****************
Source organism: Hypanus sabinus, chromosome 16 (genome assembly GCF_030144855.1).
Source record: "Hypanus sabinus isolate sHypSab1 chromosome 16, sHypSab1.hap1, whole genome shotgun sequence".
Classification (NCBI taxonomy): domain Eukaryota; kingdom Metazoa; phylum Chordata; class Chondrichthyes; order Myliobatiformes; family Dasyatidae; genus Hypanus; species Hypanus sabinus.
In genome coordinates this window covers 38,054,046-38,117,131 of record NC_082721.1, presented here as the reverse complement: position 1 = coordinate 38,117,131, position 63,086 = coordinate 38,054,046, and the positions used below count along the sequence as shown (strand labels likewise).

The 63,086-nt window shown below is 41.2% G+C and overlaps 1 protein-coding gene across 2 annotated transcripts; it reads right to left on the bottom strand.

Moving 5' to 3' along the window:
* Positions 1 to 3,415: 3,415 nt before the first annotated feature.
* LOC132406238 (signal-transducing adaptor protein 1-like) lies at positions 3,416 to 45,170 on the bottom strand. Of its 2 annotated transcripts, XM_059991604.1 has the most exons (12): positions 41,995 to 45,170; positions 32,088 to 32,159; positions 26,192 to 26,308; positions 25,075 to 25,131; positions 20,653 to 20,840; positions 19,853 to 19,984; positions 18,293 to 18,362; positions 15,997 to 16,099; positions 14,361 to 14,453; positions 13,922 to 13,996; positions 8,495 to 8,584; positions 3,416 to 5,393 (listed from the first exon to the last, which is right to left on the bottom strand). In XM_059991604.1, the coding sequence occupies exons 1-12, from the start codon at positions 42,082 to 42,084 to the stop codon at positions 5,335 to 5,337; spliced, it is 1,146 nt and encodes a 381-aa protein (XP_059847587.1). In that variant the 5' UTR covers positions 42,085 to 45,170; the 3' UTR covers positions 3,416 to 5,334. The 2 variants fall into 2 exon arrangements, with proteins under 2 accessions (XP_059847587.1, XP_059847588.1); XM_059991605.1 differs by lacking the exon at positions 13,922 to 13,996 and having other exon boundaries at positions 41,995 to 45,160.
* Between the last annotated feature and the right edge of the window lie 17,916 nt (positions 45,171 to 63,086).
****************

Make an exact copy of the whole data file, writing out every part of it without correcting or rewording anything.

Source organism: Hypanus sabinus, chromosome 16 (genome assembly GCF_030144855.1).
Source record: "Hypanus sabinus isolate sHypSab1 chromosome 16, sHypSab1.hap1, whole genome shotgun sequence".
Classification (NCBI taxonomy): domain Eukaryota; kingdom Metazoa; phylum Chordata; class Chondrichthyes; order Myliobatiformes; family Dasyatidae; genus Hypanus; species Hypanus sabinus.
In genome coordinates this window covers 38,054,046-38,117,131 of record NC_082721.1, presented here as the reverse complement: position 1 = coordinate 38,117,131, position 63,086 = coordinate 38,054,046, and the positions used below count along the sequence as shown (strand labels likewise).

The 63,086-nt window shown below is 41.2% G+C and overlaps 1 protein-coding gene across 2 annotated transcripts; it reads right to left on the bottom strand.

Moving 5' to 3' along the window:
* Positions 1 to 3,415: 3,415 nt before the first annotated feature.
* LOC132406238 (signal-transducing adaptor protein 1-like) lies at positions 3,416 to 45,170 on the bottom strand. Of its 2 annotated transcripts, XM_059991604.1 has the most exons (12): positions 41,995 to 45,170; positions 32,088 to 32,159; positions 26,192 to 26,308; positions 25,075 to 25,131; positions 20,653 to 20,840; positions 19,853 to 19,984; positions 18,293 to 18,362; positions 15,997 to 16,099; positions 14,361 to 14,453; positions 13,922 to 13,996; positions 8,495 to 8,584; positions 3,416 to 5,393 (listed from the first exon to the last, which is right to left on the bottom strand). In XM_059991604.1, the coding sequence occupies exons 1-12, from the start codon at positions 42,082 to 42,084 to the stop codon at positions 5,335 to 5,337; spliced, it is 1,146 nt and encodes a 381-aa protein (XP_059847587.1). In that variant the 5' UTR covers positions 42,085 to 45,170; the 3' UTR covers positions 3,416 to 5,334. The 2 variants fall into 2 exon arrangements, with proteins under 2 accessions (XP_059847587.1, XP_059847588.1); XM_059991605.1 differs by lacking the exon at positions 13,922 to 13,996 and having other exon boundaries at positions 41,995 to 45,160.
* Between the last annotated feature and the right edge of the window lie 17,916 nt (positions 45,171 to 63,086).